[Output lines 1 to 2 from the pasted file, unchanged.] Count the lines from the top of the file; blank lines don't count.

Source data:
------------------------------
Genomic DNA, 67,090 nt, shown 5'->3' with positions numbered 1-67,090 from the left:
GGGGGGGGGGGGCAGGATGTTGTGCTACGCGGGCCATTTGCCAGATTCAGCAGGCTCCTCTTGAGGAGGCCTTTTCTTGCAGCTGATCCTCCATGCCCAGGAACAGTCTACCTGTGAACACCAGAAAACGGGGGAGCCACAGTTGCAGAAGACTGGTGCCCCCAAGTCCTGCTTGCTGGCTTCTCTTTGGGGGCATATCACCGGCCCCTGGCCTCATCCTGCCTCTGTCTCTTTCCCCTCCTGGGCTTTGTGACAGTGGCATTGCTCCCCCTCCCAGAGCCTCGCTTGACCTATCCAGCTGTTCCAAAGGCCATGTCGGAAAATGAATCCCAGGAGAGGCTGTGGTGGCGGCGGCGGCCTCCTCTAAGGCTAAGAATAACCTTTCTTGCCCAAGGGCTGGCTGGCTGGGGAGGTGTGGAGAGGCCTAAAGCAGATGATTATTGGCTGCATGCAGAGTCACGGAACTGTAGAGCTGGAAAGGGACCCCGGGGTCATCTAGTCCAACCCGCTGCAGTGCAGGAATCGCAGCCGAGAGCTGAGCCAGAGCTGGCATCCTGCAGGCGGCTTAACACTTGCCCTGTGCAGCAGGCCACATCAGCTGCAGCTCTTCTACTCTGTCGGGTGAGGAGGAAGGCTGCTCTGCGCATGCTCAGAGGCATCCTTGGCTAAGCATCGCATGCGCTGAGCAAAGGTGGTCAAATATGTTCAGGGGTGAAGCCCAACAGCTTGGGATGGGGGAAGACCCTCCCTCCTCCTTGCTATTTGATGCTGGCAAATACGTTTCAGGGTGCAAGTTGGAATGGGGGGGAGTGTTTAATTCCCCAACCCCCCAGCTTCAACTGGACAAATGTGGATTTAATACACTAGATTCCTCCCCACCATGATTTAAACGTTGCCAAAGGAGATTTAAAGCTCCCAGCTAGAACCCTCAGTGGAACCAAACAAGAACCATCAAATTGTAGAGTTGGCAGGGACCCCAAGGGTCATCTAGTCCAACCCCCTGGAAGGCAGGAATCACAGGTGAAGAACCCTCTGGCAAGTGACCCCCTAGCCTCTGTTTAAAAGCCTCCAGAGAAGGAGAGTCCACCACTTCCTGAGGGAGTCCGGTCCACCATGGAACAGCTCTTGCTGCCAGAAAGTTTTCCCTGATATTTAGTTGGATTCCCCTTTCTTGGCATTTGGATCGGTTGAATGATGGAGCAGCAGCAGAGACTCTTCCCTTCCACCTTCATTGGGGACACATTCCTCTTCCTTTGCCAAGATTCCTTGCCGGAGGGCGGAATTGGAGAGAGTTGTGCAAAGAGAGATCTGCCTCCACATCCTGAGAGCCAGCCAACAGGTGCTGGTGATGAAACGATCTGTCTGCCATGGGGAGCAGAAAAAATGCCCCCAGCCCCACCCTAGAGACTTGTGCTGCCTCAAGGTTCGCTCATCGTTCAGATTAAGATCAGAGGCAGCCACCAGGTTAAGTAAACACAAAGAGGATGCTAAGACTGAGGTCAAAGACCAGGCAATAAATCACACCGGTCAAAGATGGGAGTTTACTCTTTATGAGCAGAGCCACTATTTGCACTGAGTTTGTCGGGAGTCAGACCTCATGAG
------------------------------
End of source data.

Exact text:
Genomic DNA, 67,090 nt, shown 5'->3' with positions numbered 1-67,090 from the left:
GGGGGGGGGGGGCAGGATGTTGTGCTACGCGGGCCATTTGCCAGATTCAGCAGGCTCCTCTTGAGGAGGCCTTTTCTTGCAGCTGATCCTCCATGCCCAGGAACAGTCTACCTGTGAACACCAGAAAACGGGGGAGCCACAGTTGCAGAAGACTGGTGCCCCCAAGTCCTGCTTGCTGGCTTCTCTTTGGGGGCATATCACCGGCCCCTGGCCTCATCCTGCCTCTGTCTCTTTCCCCTCCTGGGCTTTGTGACAGTGGCATTGCTCCCCCTCCCAGAGCCTCGCTTGACCTATCCAGCTGTTCCAAAGGCCATGTCGGAAAATGAATCCCAGGAGAGGCTGTGGTGGCGGCGGCGGCCTCCTCTAAGGCTAAGAATAACCTTTCTTGCCCAAGGGCTGGCTGGCTGGGGAGGTGTGGAGAGGCCTAAAGCAGATGATTATTGGCTGCATGCAGAGTCACGGAACTGTAGAGCTGGAAAGGGACCCCGGGGTCATCTAGTCCAACCCGCTGCAGTGCAGGAATCGCAGCCGAGAGCTGAGCCAGAGCTGGCATCCTGCAGGCGGCTTAACACTTGCCCTGTGCAGCAGGCCACATCAGCTGCAGCTCTTCTACTCTGTCGGGTGAGGAGGAAGGCTGCTCTGCGCATGCTCAGAGGCATCCTTGGCTAAGCATCGCATGCGCTGAGCAAAGGTGGTCAAATATGTTCAGGGGTGAAGCCCAACAGCTTGGGATGGGGGAAGACCCTCCCTCCTCCTTGCTATTTGATGCTGGCAAATACGTTTCAGGGTGCAAGTTGGAATGGGGGGGAGTGTTTAATTCCCCAACCCCCCAGCTTCAACTGGACAAATGTGGATTTAATACACTAGATTCCTCCCCACCATGATTTAAACGTTGCCAAAGGAGATTTAAAGCTCCCAGCTAGAACCCTCAGTGGAACCAAACAAGAACCATCAAATTGTAGAGTTGGCAGGGACCCCAAGGGTCATCTAGTCCAACCCCCTGGAAGGCAGGAATCACAGGTGAAGAACCCTCTGGCAAGTGACCCCCTAGCCTCTGTTTAAAAGCCTCCAGAGAAGGAGAGTCCACCACTTCCTGAGGGAGTCCGGTCCACCATGGAACAGCTCTTGCTGCCAGAAAGTTTTCCCTGATATTTAGTTGGATTCCCCTTTCTTGGCATTTGGATCGGTTGAATGATGGAGCAGCAGCAGAGACTCTTCCCTTCCACCTTCATTGGGGACACATTCCTCTTCCTTTGCCAAGATTCCTTGCCGGAGGGCGGAATTGGAGAGAGTTGTGCAAAGAGAGATCTGCCTCCACATCCTGAGAGCCAGCCAACAGGTGCTGGTGATGAAACGATCTGTCTGCCATGGGGAGCAGAAAAAATGCCCCCAGCCCCACCCTAGAGACTTGTGCTGCCTCAAGGTTCGCTCATCGTTCAGATTAAGATCAGAGGCAGCCACCAGGTTAAGTAAACACAAAGAGGATGCTAAGACTGAGGTCAAAGACCAGGCAATAAATCACACCGGTCAAAGATGGGAGTTTACTCTTTATGAGCAGAGCCACTATTTGCACTGAGTTTGTCGGGAGTCAGACCTCATGAG